While the missus and I have both used WalMart.com to purchase a number of items over the past few months, it looks like the company dropped the ball when it came to Black Friday and Cyber Saturday. WalMart's IT folks grossly underestimated the load caused by online shoppers. This, after a major upgrade of their systems. I'm not the only one that noticed. Information Week's Rob Preston had these words about WalMart's stumble.
You could forgive Average Joe Retailer for abiding by that industry-standard practice. But Wal-Mart--by virtue of its size, profile, and reputation for IT excellence--must far exceed industry standards. While the sites of Macy's, Zappos, and Foot Locker also performed poorly during the post-Thanksgiving rush, they aren't in Wal-Mart's league.
Wal-Mart made a name for itself by using information technology not only to run a more efficient operation, but also to anticipate customer buying patterns and demand. Yet with its vast business intelligence gathering, and after promoting the Walmart.com relaunch and various product specials to the hilt, it had no way of knowing that customers would trample its Web infrastructure? It's one thing to run out of T.M.X. Elmo or Tap Dancing Mumble; it's another to hang a "closed for business" sign on a critical sales channel on one of the busiest shopping days of the year, especially when your overall sales already were on pace to be disappointingly flat for the month.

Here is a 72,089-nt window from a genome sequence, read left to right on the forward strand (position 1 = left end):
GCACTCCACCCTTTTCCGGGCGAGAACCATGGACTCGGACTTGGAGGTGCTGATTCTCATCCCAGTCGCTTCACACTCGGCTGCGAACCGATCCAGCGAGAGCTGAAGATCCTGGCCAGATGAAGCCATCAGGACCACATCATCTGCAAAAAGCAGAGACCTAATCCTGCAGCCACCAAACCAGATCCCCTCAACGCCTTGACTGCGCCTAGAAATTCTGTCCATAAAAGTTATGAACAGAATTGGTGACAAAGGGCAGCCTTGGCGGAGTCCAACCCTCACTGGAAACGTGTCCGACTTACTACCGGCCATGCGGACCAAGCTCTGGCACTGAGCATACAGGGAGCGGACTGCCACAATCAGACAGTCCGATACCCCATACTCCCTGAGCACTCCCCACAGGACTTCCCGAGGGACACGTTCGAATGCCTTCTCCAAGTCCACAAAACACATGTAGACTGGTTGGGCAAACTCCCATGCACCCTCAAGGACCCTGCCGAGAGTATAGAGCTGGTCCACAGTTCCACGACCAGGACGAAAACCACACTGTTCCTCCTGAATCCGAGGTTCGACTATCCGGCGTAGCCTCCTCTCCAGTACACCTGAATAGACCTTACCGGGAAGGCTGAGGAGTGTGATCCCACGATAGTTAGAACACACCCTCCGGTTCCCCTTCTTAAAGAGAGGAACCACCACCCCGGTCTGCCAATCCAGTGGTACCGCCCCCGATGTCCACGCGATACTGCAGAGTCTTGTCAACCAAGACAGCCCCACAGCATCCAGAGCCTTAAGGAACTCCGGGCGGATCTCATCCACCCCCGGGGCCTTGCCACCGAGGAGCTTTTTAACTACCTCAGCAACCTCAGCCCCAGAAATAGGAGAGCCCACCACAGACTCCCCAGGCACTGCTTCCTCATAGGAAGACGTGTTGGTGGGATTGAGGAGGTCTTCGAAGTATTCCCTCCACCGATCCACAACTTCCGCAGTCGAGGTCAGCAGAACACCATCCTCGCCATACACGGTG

Wal-Mart's Black Friday debacle smacks of the rampant site outages and slowdowns circa 2000. Remember how eBay, Victoria's Secret, Ellis Island, and scores of other sites folded under a crush of unanticipated traffic?
C'mon, guys! It's time to get it right. This isn't something that a business with the kind of money that WalMart has to have its web portal fold like a cheap suitcase in the rain. If they can't get it squared away soon then it will be time to fire some people and get someone in there that can get one of the greatest retailing opportunities up and running like it should be.